ROCHESTER, Minn. — Sinus congestion and the common cold go hand in hand. Usually, congestion goes away within a week or so as the body fights off the illness. But sinus congestion and a feeling of sickness can linger and worsen, which may indicate a bacterial infection.
The October issue of Mayo Clinic Health Letter covers sinus problems, including symptoms of a bacterial infection and when antibiotic treatment may help clear out the stuffiness.
Sinus inflammation (sinusitis) often begins with a cold, caused by a virus. When the sinuses become irritated and inflamed, sinus tissues swell. Expansion of these tissues can close off the ostia, the small openings that allow mucus to drain out of the sinus cavities. That blockage creates a feeling of stuffiness. Antibiotics have no effect on viruses and typically aren't recommended within the first week of developing a cold.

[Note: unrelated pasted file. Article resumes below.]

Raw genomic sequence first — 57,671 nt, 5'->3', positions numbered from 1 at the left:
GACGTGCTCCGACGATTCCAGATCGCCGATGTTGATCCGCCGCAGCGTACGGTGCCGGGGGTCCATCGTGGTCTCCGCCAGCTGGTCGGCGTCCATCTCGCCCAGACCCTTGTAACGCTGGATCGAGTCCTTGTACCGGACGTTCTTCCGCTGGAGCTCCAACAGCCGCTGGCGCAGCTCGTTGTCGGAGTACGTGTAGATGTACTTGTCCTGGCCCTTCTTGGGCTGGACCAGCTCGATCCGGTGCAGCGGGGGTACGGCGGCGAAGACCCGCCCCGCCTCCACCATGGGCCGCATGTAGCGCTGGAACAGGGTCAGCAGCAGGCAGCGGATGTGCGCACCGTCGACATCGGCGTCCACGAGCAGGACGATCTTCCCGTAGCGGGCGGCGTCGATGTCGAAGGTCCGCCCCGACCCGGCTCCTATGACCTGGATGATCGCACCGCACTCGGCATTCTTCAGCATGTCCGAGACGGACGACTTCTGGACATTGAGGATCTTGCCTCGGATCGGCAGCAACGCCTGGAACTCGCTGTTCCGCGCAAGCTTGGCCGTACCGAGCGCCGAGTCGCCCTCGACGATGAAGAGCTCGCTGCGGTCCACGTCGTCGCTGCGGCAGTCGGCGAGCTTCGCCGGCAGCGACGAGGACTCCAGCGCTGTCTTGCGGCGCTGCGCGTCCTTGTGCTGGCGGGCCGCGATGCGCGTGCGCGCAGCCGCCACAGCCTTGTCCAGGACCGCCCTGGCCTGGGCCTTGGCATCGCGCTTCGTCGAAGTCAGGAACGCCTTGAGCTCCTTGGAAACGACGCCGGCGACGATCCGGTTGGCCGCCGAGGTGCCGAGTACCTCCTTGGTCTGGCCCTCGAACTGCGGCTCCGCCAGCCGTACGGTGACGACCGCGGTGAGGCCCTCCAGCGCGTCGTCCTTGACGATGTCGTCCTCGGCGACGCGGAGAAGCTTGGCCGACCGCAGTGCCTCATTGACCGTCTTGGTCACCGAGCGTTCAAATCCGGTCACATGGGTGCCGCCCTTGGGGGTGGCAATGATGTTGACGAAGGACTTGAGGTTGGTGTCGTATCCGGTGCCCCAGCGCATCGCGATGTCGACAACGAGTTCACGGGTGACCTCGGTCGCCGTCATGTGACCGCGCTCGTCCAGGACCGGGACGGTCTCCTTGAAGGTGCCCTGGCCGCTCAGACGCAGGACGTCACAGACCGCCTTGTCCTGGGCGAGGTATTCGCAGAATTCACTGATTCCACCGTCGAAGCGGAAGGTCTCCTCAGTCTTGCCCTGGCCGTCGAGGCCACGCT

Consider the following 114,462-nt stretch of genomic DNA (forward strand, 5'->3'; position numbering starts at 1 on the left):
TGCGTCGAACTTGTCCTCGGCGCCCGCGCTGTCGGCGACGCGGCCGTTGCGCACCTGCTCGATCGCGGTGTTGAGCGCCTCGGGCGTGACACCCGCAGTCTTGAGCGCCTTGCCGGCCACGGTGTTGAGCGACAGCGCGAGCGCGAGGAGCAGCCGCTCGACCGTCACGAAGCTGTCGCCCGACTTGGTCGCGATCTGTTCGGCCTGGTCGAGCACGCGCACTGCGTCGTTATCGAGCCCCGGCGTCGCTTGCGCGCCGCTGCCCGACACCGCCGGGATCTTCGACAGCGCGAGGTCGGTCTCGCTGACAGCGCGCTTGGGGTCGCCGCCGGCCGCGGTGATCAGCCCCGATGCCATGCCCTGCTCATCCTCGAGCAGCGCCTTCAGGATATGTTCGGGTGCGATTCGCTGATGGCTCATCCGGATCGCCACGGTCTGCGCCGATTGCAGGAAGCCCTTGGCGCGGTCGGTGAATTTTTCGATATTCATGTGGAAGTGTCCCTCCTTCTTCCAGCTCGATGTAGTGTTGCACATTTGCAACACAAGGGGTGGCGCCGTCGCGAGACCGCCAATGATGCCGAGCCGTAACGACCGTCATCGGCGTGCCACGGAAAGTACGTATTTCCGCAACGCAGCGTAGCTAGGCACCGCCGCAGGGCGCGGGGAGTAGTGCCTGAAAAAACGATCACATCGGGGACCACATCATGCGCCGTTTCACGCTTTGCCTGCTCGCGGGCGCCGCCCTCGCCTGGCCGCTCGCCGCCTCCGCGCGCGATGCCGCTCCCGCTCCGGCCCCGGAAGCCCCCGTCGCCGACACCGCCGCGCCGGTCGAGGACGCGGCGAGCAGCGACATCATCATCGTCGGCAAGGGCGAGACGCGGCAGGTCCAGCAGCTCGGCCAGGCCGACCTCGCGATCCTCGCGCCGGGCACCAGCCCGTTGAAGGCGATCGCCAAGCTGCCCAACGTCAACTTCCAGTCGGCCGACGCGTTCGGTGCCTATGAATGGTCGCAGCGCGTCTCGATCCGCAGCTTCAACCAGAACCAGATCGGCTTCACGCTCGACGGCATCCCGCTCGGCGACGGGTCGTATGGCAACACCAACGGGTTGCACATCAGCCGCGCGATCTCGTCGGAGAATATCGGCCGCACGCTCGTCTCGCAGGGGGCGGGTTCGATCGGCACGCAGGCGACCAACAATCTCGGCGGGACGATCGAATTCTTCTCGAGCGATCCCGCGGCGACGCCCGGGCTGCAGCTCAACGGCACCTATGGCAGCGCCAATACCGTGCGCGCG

The stagnant, moist environment of a blocked sinus cavity gives bacteria a place to grow and thrive. If bacterial infection develops, antibiotics may have a role in treatment. It's tricky to determine whether sinusitis is caused by a virus or bacteria. The symptoms — congestion, facial pain, drainage of mucus, cough, headache and feeling unwell — can occur with both types of infections.
The likelihood of bacterial infection increases when:
Even without antibiotics, most people can fight off a bacterial infection, especially if symptoms are mild. About 70 percent of the time, symptoms of acute bacterial sinus infections go away within two weeks without antibiotics.
When sinusitis symptoms last seven to 10 days or more, it's a good idea to see a doctor to discuss treatment options.
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